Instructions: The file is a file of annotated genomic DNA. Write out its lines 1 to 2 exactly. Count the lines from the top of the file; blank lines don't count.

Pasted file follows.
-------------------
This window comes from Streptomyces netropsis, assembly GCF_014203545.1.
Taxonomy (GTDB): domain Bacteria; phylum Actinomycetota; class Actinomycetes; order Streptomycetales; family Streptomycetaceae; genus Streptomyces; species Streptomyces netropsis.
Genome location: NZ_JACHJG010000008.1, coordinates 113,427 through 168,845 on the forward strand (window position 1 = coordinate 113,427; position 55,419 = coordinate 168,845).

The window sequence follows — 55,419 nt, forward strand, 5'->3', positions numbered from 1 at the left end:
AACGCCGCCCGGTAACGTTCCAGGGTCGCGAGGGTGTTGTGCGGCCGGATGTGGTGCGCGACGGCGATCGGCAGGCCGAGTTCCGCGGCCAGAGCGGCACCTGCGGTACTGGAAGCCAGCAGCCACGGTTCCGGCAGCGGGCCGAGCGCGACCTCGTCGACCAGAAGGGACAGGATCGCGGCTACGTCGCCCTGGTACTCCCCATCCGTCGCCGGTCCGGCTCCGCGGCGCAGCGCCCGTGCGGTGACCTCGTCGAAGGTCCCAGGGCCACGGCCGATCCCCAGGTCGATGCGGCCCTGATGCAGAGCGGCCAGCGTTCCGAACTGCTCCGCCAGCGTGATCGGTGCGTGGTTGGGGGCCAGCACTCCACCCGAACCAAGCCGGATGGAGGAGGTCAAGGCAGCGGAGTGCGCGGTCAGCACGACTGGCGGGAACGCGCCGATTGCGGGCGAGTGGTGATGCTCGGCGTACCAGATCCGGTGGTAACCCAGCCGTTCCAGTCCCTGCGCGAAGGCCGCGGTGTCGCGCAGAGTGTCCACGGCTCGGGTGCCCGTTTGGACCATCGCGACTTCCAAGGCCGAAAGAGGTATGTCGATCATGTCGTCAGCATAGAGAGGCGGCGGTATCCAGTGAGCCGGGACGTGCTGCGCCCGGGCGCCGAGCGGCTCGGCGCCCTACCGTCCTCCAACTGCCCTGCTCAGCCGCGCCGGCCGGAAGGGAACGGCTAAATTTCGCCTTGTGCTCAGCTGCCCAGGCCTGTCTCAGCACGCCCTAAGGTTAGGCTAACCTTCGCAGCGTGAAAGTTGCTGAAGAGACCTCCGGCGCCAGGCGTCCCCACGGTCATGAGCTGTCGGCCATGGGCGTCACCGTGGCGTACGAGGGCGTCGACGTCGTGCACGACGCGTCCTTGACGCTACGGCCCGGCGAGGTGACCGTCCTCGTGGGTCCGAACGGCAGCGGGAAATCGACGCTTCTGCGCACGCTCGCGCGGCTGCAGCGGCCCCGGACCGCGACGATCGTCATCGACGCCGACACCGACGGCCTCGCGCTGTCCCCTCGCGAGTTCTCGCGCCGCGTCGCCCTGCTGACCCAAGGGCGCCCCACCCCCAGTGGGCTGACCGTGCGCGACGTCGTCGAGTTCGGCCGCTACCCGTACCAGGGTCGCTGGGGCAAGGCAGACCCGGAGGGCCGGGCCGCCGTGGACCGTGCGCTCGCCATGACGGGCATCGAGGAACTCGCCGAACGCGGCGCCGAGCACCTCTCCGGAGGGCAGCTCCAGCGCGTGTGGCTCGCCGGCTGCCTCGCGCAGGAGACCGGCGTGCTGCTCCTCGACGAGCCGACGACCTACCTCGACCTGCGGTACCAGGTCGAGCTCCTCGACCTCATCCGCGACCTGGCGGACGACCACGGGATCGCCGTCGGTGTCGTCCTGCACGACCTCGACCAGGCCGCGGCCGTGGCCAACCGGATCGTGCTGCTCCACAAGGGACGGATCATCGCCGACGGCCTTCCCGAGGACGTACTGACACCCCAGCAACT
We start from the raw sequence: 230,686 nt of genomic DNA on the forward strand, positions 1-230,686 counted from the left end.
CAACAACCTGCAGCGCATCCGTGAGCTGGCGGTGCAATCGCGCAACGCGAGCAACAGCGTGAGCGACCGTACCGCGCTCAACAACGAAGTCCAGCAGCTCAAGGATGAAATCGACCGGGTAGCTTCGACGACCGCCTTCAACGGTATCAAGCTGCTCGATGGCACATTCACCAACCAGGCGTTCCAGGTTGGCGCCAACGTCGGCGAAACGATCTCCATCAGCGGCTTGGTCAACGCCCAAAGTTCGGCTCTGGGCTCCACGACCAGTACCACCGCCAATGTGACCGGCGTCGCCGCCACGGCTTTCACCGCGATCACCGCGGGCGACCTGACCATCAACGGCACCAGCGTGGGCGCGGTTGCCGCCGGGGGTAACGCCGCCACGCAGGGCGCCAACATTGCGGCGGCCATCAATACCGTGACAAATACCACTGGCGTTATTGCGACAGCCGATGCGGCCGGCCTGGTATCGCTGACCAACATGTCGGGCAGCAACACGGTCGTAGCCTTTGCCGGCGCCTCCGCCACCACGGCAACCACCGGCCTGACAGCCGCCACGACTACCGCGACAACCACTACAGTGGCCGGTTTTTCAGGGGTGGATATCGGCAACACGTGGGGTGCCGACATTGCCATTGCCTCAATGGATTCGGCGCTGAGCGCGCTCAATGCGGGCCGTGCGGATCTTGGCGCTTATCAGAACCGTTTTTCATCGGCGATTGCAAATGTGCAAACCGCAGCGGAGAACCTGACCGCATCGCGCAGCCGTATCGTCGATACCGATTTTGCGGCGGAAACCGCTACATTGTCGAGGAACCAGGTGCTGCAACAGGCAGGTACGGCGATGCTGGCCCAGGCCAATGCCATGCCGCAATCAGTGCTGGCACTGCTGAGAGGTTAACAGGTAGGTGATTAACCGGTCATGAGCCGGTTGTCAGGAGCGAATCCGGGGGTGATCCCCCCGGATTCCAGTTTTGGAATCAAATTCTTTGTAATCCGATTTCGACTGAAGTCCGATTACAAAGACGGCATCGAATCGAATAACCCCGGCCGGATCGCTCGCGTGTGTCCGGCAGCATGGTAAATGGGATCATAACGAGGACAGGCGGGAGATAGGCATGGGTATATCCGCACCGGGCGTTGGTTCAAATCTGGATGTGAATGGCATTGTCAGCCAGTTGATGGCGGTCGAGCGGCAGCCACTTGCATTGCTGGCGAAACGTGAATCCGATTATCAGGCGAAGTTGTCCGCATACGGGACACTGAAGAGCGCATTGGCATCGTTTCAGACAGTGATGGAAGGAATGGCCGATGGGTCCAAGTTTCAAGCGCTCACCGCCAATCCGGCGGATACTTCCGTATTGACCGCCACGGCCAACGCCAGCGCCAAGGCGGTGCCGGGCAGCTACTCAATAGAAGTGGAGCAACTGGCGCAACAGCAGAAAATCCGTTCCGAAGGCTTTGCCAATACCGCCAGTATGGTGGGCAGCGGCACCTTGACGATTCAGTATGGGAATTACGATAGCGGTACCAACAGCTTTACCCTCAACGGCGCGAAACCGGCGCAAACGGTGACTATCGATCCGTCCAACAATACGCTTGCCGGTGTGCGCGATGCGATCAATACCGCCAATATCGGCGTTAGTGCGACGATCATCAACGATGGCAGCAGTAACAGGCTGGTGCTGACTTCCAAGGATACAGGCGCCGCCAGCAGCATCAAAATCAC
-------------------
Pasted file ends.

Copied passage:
This window comes from Streptomyces netropsis, assembly GCF_014203545.1.
Taxonomy (GTDB): domain Bacteria; phylum Actinomycetota; class Actinomycetes; order Streptomycetales; family Streptomycetaceae; genus Streptomyces; species Streptomyces netropsis.